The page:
When Dr. Parminder Vig meets people living with neurodegenerative diseases such as cerebellar ataxias, Alzheimer's and Parkinson's disease, he senses a call to action.
“When you meet patients with these conditions, you wonder why you can't do something about neurological diseases,” said Vig, a professor of neurology and biochemistry at UMMC.
Vig is certainly doing something: he studies the molecular cause of the disease spinocerebellar ataxia (SCA) in order to develop therapies. Now, he has a patent that could help these patients.
The patent is for a technique to deliver bioactive peptides to the brain and spinal cord using an elastin-like polypeptide (ELP) and a cell-penetrating peptide. Vig's co-inventors are Dr. Drazen Raucher, professor of biochemistry and Dr. Scoty Hearst, a former graduate student.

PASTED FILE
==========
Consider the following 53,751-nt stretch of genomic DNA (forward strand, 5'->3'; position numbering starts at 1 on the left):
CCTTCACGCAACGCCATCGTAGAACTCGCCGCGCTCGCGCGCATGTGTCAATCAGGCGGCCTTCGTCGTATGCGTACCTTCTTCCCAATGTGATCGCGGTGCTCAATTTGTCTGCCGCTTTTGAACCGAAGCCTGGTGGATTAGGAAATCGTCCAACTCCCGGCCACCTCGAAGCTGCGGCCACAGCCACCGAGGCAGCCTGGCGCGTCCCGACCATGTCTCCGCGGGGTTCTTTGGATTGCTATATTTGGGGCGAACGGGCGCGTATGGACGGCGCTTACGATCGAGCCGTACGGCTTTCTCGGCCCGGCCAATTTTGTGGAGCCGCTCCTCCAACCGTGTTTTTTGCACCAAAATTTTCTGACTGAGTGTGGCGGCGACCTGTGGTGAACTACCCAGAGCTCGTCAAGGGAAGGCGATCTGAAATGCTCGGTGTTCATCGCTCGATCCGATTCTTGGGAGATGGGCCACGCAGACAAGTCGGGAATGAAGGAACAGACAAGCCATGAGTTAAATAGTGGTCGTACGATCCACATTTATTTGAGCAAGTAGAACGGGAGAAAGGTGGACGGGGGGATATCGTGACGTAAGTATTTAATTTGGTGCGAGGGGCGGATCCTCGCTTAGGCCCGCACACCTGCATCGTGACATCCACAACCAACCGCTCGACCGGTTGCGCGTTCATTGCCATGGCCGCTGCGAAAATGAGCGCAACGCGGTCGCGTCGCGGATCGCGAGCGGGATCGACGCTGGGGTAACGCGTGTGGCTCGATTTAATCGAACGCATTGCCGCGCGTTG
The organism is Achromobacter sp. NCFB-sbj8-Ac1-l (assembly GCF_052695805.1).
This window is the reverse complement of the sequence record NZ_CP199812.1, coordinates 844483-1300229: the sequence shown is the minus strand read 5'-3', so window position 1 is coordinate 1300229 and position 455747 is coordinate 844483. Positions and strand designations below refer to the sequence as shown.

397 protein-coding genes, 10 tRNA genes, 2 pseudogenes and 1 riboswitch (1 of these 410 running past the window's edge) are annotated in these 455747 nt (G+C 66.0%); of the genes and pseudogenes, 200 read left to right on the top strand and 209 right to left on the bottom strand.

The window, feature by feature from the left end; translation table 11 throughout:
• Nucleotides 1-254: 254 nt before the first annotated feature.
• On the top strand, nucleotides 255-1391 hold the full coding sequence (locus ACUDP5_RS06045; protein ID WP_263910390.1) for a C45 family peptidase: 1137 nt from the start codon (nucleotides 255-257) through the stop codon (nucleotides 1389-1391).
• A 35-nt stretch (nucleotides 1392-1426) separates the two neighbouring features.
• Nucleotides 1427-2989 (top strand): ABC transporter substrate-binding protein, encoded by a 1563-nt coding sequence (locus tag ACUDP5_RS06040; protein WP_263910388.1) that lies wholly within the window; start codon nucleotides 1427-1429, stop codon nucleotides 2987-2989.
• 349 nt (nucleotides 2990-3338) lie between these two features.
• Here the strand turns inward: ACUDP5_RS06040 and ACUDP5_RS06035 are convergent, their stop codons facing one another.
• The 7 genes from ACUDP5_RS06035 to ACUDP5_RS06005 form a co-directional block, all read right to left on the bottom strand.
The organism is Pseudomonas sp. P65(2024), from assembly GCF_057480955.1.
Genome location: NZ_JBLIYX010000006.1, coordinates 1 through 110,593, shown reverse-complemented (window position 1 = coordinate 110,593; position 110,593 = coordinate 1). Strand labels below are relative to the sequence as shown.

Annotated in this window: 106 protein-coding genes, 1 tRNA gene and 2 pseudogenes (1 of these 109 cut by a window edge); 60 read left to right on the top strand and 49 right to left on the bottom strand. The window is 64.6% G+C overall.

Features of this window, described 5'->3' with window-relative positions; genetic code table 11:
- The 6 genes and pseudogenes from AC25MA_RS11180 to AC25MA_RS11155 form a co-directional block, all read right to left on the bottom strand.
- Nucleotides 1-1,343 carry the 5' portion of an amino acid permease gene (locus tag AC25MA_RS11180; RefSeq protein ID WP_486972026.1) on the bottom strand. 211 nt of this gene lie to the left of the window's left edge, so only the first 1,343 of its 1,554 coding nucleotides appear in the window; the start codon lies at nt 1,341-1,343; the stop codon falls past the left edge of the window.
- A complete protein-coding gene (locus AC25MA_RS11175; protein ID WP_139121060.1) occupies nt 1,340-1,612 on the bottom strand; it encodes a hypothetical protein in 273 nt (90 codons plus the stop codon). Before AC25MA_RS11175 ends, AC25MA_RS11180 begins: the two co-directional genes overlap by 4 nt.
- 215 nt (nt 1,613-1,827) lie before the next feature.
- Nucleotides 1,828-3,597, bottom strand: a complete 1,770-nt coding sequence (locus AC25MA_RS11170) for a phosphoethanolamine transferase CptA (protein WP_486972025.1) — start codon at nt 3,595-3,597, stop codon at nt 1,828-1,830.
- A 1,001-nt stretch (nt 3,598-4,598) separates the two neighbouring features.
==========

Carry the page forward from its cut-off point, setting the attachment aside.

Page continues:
Ataxia refers to uncoordinated movements like walking or balance problems caused by neurological changes. Vig says that a drunken stupor is a type of temporary ataxia. Neurological disorders also cause permanent ataxias such as SCA, a group of genetic conditions that affect cells in the spinal cord and the cerebellum, the brain region that controls body movements.
Vig, Raucher and Hearst used the disease SCA1 to develop the patent. In SCA1, a mutation causes the protein ataxin-1 to gather inside of cerebellar neurons called Purkinje cells. Ataxin-1 builds up to toxic levels and kills the cells. As the cells die, the patient loses motor control and the disease becomes fatal.